U.K. Health Secretary Announces Temporary Ban on Pelvic Mesh Repairs – But Use of Hernia Mesh Continues
Last month, the death of a 75-year-old woman in Loanhead, Scotland, was officially attributed to the surgical mesh that had been used to repair her pelvic organ prolapse (PoP). It is the first time that surgical mesh has been listed on an official death certificate as an “underlying cause.”
The demise of Eileen Baxter initiated an inquiry by the Scottish government, and has ultimately resulted in a moratorium on surgical mesh procedures for the treatment of PoP. The ban was announced last week by Scotland’s Health Secretary Jeane Freeman. In her announcement, Freeman stated that she
“...asked the chief medical officer to instruct health boards to immediately halt the use of transvaginal mesh altogether in cases of both pelvic organ prolapse and stress urinary incontinence pending the implementation of a new restricted use protocol that will ensure procedures are carried out only in the most exceptional circumstances and subject to a robust process of approval and fully informed consent.”
The use of surgical mesh for hernia repairs was not included in the moratorium. However, Freeman told BBC News that “...these are areas we will continue to keep under review.”
Reactions to Freeman's announcement have been varied. Many believe that the use of surgical mesh should be banned altogether – and that the ban should be permanent. One of them is the late Eileen Baxter's son, Mark. He told a local newspaper: “The underlying cause of my mum’s death was the mesh, that’s what cut through her bowel, that’s what caused the damage – this announcement doesn’t address that.” He added, “My understanding is it’s the product that causes the damage, and it’s barbaric they’re using this material in the first place.”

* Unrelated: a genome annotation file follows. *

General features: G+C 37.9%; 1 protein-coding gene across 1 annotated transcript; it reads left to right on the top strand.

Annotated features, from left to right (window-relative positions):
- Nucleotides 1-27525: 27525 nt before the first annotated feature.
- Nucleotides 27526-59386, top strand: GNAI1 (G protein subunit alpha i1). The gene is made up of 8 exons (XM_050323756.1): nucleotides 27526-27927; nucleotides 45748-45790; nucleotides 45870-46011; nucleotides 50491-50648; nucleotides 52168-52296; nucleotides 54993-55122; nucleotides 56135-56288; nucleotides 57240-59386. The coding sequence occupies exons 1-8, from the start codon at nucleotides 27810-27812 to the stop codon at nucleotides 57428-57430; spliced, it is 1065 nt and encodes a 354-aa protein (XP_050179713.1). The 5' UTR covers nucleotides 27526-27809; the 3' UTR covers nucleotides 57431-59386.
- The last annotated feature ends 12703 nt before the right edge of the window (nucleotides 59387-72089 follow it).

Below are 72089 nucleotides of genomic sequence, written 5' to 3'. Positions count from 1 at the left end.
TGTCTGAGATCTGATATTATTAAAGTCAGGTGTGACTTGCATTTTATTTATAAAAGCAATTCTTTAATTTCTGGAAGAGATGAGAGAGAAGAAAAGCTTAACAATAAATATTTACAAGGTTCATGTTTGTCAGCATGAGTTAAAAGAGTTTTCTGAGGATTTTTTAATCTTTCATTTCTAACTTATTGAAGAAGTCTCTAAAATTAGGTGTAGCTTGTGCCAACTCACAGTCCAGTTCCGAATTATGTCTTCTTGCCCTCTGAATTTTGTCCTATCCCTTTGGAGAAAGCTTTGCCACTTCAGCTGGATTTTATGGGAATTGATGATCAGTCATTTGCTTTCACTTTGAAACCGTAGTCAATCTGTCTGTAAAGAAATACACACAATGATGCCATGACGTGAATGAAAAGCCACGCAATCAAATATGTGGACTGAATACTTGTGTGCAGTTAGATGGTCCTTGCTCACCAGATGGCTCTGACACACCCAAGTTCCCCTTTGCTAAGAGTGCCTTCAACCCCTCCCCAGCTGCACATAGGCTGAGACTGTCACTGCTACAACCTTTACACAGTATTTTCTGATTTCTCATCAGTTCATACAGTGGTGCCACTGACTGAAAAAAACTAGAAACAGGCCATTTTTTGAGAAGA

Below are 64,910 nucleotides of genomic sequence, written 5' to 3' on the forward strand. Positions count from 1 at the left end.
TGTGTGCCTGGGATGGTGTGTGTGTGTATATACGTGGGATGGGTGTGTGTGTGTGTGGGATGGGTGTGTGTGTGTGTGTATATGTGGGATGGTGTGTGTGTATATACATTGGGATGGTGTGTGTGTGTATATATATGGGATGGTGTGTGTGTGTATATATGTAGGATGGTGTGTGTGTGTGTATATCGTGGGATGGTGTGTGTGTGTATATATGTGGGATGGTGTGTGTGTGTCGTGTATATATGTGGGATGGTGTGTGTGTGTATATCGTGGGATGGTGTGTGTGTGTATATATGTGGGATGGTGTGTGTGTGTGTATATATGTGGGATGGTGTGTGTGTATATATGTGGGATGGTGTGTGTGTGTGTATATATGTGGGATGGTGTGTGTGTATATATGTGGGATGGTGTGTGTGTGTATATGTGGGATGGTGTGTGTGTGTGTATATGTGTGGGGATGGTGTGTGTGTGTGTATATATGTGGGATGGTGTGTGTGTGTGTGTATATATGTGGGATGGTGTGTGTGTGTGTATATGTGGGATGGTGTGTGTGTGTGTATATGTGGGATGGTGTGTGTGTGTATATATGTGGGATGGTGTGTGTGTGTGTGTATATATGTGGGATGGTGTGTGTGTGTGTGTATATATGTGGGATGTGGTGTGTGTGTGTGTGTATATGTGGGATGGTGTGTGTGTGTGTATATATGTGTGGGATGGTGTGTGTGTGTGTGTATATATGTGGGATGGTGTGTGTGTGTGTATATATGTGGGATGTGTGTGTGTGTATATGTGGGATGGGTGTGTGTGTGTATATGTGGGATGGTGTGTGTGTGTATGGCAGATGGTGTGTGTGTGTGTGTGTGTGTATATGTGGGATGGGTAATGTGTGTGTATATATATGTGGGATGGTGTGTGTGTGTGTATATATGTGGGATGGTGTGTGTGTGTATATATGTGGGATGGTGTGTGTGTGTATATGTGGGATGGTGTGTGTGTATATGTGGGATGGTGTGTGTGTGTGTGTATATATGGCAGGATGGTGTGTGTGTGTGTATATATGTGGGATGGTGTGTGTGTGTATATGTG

An activist group, Scottish Mesh Survivors, share Mark Baxter's concerns. Representatives of the organization expressed their disappointment that the use of hernia mesh will continue. When the organization first petitioned the U.K. Parliament, its few members all had undergone pelvic mesh repairs. Today, however, their number includes men and women suffering from hernia mesh complications as well. A spokesperson for the group said, “If we were doing our petition again we would widen it and we would include all mesh [patients].”
On the other side of the world, Australian surgeons are continuing to defend the use of the hernia mesh, claiming complications from the procedure are relatively rare. Dr. Kellee Slater, who chairs Australia's Board in General Surgery, considers it the best option for hernia repair. “The complications with mesh are in the order of 5 per cent, and all of the patients are warned about that before the mesh is put in,” she says, adding that the benefits outweigh the risks. Nonetheless, a growing number of Australians who have had surgical repairs with hernia mesh report horrific suffering from post-operative conditions that include bowel blockage, bladder dysfunction, and severe chronic pain.
In the U.S., there are currently 54,000 lawsuits pending against hernia mesh manufacturers by patients who have suffered serious injuries as the result of surgery with the product.